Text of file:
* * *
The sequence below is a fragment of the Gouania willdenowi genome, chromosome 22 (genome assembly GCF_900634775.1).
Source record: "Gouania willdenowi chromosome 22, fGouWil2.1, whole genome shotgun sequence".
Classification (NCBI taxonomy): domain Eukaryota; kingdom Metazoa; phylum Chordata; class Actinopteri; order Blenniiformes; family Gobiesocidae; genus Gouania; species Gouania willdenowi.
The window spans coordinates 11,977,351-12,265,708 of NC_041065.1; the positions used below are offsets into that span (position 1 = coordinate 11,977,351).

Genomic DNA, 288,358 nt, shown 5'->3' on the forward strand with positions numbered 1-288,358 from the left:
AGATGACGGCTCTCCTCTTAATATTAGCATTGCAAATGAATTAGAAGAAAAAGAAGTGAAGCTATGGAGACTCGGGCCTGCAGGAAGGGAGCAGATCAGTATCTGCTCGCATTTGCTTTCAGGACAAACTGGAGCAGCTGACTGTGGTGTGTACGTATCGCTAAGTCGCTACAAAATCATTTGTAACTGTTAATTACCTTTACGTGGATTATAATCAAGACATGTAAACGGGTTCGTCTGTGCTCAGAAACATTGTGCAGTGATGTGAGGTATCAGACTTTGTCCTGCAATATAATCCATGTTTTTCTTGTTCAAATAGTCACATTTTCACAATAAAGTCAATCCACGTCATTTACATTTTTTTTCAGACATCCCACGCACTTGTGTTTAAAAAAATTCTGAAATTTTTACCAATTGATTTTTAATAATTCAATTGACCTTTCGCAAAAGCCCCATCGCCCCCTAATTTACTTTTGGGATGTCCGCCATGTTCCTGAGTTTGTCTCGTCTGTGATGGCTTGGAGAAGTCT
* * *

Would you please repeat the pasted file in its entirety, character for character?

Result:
The sequence below is a fragment of the Gouania willdenowi genome, chromosome 22 (genome assembly GCF_900634775.1).
Source record: "Gouania willdenowi chromosome 22, fGouWil2.1, whole genome shotgun sequence".
Classification (NCBI taxonomy): domain Eukaryota; kingdom Metazoa; phylum Chordata; class Actinopteri; order Blenniiformes; family Gobiesocidae; genus Gouania; species Gouania willdenowi.
The window spans coordinates 11,977,351-12,265,708 of NC_041065.1; the positions used below are offsets into that span (position 1 = coordinate 11,977,351).

Genomic DNA, 288,358 nt, shown 5'->3' on the forward strand with positions numbered 1-288,358 from the left:
AGATGACGGCTCTCCTCTTAATATTAGCATTGCAAATGAATTAGAAGAAAAAGAAGTGAAGCTATGGAGACTCGGGCCTGCAGGAAGGGAGCAGATCAGTATCTGCTCGCATTTGCTTTCAGGACAAACTGGAGCAGCTGACTGTGGTGTGTACGTATCGCTAAGTCGCTACAAAATCATTTGTAACTGTTAATTACCTTTACGTGGATTATAATCAAGACATGTAAACGGGTTCGTCTGTGCTCAGAAACATTGTGCAGTGATGTGAGGTATCAGACTTTGTCCTGCAATATAATCCATGTTTTTCTTGTTCAAATAGTCACATTTTCACAATAAAGTCAATCCACGTCATTTACATTTTTTTTCAGACATCCCACGCACTTGTGTTTAAAAAAATTCTGAAATTTTTACCAATTGATTTTTAATAATTCAATTGACCTTTCGCAAAAGCCCCATCGCCCCCTAATTTACTTTTGGGATGTCCGCCATGTTCCTGAGTTTGTCTCGTCTGTGATGGCTTGGAGAAGTCT